May 9, 2019 6:07 pm
Updated: May 10, 2019 9:05 am

Families of Red Hill Valley Parkway crash victims launch $250M class-action lawsuit against City of Hamilton

A fatal collision on the Red Hill Valley Parkway in Hamilton on Feb. 21, 2017.

David Richie
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A $250 million class-action lawsuit has been filed on behalf of drivers who’ve crashed on the Red Hill Valley Parkway (RHVP) since its opening in 2007.

Two law firms, Grosso Hooper and Scarfone Hawkins, have issued a statement of claim in excess of $250 million against the City of Hamilton as a result of what they call “negligent design, construction and maintenance.”

The lawsuit states that over 2,000 vehicles have lost control on the road in the past 12 years, resulting in either single- or multiple-vehicle crashes.

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READ MORE: Justice appointed to head Red Hill Valley parkway probe

The suit also asks for damages related to a 2013 report concerning the pavement’s “slipperiness” which was hidden for more than five years and will be the subject of an upcoming judicial inquiry.

City staff have apologized after the report found friction levels on the Red Hill were below, and in some places, well below the standard.

However, none of those claims have been proven in court.

A pair of families are at the forefront of the class action including Corinne Klassen, a 54-year-old mother of three from London who claims her vehicle “spun out three times and hit a guardrail three times” after losing control on the Parkway in October of 2016. Klassen says she was “significantly injured” in the crash and claims to have suffered a concussion and muscle and nerve injuries leaving her disabled.

READ MORE: Resurfacing of Hamilton’s Red Hill Valley Parkway to begin May 21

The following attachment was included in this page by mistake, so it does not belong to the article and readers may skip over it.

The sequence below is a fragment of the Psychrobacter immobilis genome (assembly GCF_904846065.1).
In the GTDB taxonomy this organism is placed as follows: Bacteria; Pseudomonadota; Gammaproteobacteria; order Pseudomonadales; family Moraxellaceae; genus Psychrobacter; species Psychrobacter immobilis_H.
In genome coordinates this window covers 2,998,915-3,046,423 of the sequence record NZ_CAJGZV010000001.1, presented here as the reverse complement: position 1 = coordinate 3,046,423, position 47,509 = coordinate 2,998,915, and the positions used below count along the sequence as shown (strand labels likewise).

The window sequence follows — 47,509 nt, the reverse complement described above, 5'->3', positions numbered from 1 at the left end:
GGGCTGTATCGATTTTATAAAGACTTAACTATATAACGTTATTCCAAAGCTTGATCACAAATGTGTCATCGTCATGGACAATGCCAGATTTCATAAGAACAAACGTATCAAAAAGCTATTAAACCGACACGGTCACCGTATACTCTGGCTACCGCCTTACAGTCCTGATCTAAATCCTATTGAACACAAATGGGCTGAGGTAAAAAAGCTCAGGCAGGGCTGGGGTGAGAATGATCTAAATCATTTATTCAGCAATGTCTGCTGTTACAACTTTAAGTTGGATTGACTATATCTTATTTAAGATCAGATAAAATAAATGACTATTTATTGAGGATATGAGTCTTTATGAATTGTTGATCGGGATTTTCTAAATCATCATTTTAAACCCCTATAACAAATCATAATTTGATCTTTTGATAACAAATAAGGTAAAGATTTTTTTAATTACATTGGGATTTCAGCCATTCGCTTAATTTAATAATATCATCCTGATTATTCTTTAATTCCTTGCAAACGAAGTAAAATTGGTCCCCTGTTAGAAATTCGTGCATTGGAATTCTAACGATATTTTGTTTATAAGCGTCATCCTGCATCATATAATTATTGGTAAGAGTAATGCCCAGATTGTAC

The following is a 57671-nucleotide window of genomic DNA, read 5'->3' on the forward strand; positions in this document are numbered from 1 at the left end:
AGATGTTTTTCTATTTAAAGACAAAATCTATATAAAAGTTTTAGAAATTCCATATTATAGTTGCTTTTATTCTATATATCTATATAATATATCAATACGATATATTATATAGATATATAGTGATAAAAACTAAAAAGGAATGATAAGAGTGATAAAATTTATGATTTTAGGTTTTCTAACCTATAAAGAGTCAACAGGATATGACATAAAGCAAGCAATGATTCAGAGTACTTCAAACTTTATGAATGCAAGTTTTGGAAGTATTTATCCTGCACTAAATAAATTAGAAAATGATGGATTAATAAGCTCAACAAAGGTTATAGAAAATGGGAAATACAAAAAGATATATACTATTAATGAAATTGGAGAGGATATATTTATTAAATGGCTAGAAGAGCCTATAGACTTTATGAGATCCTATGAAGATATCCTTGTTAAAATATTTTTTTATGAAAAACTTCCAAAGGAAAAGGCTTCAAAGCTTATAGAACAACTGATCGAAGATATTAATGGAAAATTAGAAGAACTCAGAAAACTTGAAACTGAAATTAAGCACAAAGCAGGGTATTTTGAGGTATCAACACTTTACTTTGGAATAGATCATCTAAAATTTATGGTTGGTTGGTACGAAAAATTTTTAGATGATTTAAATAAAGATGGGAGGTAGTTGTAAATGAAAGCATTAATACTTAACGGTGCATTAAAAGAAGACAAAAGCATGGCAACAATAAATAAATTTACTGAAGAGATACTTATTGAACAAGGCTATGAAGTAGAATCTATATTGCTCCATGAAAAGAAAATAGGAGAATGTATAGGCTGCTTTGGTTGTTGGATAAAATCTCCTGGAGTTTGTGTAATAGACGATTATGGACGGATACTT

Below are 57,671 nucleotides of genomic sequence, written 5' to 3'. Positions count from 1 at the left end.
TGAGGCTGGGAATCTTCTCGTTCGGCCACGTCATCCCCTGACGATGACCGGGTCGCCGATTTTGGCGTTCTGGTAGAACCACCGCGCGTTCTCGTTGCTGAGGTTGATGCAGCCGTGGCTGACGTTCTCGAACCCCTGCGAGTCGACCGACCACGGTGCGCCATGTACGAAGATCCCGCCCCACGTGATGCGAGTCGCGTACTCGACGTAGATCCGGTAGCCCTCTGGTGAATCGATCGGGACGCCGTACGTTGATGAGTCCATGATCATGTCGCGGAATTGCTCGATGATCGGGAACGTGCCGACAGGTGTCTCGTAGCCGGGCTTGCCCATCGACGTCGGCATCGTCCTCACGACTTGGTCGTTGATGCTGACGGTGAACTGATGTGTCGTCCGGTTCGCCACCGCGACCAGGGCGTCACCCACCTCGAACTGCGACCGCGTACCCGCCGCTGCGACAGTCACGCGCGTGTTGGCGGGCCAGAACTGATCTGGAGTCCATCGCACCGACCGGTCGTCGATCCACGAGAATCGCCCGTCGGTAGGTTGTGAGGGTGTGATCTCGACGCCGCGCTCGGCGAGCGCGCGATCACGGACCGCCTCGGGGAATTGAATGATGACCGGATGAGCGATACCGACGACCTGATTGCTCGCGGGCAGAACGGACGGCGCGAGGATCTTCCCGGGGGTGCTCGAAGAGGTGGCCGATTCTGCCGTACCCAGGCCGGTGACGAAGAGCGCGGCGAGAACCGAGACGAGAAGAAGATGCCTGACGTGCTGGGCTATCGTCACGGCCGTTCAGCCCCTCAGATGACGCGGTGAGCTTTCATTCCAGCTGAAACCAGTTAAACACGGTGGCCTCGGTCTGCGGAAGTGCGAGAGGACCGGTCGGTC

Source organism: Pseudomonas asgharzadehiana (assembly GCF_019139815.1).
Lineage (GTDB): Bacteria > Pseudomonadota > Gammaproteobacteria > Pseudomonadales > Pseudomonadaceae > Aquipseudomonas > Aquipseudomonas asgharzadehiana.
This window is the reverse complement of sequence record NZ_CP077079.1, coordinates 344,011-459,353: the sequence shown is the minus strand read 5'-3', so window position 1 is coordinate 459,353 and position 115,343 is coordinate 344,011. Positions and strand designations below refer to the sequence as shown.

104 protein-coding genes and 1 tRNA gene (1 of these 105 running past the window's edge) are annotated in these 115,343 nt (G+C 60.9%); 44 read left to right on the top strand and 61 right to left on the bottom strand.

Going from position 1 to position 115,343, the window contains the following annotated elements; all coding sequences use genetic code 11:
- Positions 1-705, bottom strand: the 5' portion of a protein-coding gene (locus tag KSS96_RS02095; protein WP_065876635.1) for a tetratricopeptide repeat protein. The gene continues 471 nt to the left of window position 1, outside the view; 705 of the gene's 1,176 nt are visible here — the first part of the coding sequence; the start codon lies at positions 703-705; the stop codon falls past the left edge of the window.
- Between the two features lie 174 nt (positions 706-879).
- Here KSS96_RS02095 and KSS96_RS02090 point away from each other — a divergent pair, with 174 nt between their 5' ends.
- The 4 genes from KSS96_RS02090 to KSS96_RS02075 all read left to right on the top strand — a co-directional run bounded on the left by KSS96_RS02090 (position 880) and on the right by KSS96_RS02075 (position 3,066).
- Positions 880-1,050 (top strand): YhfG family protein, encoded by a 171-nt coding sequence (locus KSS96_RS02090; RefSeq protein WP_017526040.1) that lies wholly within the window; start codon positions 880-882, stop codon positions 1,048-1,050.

Meanwhile, the other representative plaintiffs are the family of Michael Sholer who died on the RHVP in January of 2017. In that crash, the Sholers claim Michael’s vehicle lost control “without warning or any logical reason” and smashed through a median and hit a transport truck.

Rob Hooper, from the Grosso Hooper firm and the lead lawyer in the claim, told Global News Radio that they are also seeking damages for the hidden study of 2013 and lack of remedial measures taken by the city in response to that report.

“We will suggest from a common sense basis if the report would not have been lost, hidden, purposefully or accidentally not disclosed to the appropriate parties within the city of Hamilton and to the public, perhaps these remedial measures would have been taken earlier and lives would have been saved,” said Hooper.

“Why was remedial action not taken when they were told it was not safe. And you know we all know from the media that at least four people have lost their lives on that road since the report was authored.”

The other fatalities on the roadway since the release of the 2013 report include a 26-year-old male who died on scene after his car collided with two others in a late-night three-vehicle crash between Greenhill Avenue and King Street.

And in May of 2015, two recent high school grads Jordyn Hastings and Olivia Smosarski, also died in a late-night collision with another car between the Greenhill Avenue and King Street exits.

The two law firms will now seek to have the lawsuit certified by the Ontario Superior Court in Hamilton.

The city has 20 days to respond to the statement of claim.

Hooper says he expects the city will ask for a waiver to expand that time. When asked how long this might all take Hooper said he wasn’t sure but expects it to be a slow process.

READ MORE: One dead after three-vehicle crash in Hamilton

“It will be based on how long it takes to get the class-action proceeding judge to have enough time set aside to do the hearing,” said Hooper, “And then, in this particular case, there’s a little bit of another wrench which you may or may not know is that the city asked the courts to appoint a justice to do a judicial inquiry.”

In light of the lawsuit being served to the City, Hooper says it’s not too late for those who have been involved in an incident on the Parkway to join the class-action.

“It’s open to anyone who was in a car crash from the inception of the opening which was November 2007 to date,” Hopper said, “There’s various groups of people not only people who are injured but people who may have suffered financially because of having a mishap on the Red Hill because of its state of non repair.”

 

WATCH: Hamilton city council approves judicial inquiry over lost study

© 2019 Global News, a division of Corus Entertainment Inc.

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